I never had any particular desire to visit Holland, but it was to Holland that I was going. And it was in Holland that I would stay.
An hour and a half after Abby was born, the neonatologist came into the room. I was sitting next to the bed. The two nurses were standing in the corners of the room. The doctor sat down opposite me. I didn't like that he was sitting.
He wished us congratulations on our beautiful new baby girl. He asked what her name was to be. Abigail Elizabeth we said. Abby.
He told us that there were a few things he needed to go over with us. "I don't suppose you had a chance to look at her after she was born, did you?", he asked. We both nodded, not quite yes, and not quite no.
Here it comes.
"There are several physical characteristics that I noted", he added.
Here it was.
I felt terrible for already knowing this for over an hour. I had already been processing it as the reality it was. Meg didn't know. I was scared for her.
Trisomy 21. Down syndrome. He stole our baby as the words came out of his mouth. He took our daughter. AJ's sister. Our dream. Our family.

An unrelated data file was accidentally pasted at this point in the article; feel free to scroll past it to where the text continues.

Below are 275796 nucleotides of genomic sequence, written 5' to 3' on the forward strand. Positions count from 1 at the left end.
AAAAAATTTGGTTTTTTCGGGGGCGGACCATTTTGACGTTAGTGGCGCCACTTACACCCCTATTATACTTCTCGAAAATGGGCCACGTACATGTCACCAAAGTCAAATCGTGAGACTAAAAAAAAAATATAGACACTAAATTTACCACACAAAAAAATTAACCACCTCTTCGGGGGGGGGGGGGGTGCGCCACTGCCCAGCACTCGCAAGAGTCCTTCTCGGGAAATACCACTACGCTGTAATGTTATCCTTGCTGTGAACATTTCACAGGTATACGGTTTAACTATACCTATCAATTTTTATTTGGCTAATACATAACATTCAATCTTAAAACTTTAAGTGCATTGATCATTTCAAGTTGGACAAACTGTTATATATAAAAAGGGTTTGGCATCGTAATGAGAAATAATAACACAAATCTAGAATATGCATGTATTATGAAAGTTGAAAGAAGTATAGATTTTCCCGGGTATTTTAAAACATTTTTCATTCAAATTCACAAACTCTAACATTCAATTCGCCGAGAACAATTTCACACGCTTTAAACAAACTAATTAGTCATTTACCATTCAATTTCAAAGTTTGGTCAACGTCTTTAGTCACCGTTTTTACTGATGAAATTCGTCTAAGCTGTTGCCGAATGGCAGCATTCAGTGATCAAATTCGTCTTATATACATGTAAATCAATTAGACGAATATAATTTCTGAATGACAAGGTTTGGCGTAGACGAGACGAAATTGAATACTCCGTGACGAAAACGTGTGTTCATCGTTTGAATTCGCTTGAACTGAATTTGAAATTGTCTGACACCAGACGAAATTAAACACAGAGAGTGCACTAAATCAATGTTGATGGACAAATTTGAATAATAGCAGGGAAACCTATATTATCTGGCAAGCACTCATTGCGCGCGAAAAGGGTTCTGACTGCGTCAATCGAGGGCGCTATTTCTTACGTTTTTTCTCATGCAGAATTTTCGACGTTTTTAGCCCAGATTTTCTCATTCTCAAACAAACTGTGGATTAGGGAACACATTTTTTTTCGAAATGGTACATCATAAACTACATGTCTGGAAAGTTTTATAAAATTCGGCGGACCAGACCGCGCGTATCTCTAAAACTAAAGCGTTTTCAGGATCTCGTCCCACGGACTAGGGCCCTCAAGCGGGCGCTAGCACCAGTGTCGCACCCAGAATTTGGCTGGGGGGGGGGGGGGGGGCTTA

Moderate to mild mental retardation. IQ ranges. Early intervention. Therapy. Special Olympics. Support groups. If I thought this was too much information to handle, to process, then the next hours, days, and weeks, would test my very ability to function as a person.
We held hands. Meg looked at me. She looked terrified. I looked back at her with the slightest hint of a smile, and I nodded "I know".
But there was another problem. Her esophagus hadn't formed properly. Coming up from her stomach, it was connected to her lungs. Travelling down her throat, it ended in a blind pouch. Tracheoesophageal fistula with esophageal atresia. Otherwise referred to as TEF, it is a birth defect occurring in roughly 1 birth in 4,000.
It is why the tube they used to suction the amniotic fluid out of her nose and lungs after birth wouldn't pass far enough down. It is what caused the bubbles at her mouth. It was what would require her to undergo surgery 5 1/2 hours later.
And it was what most likely caused the infection that would very nearly take her from us forever.
To be continued.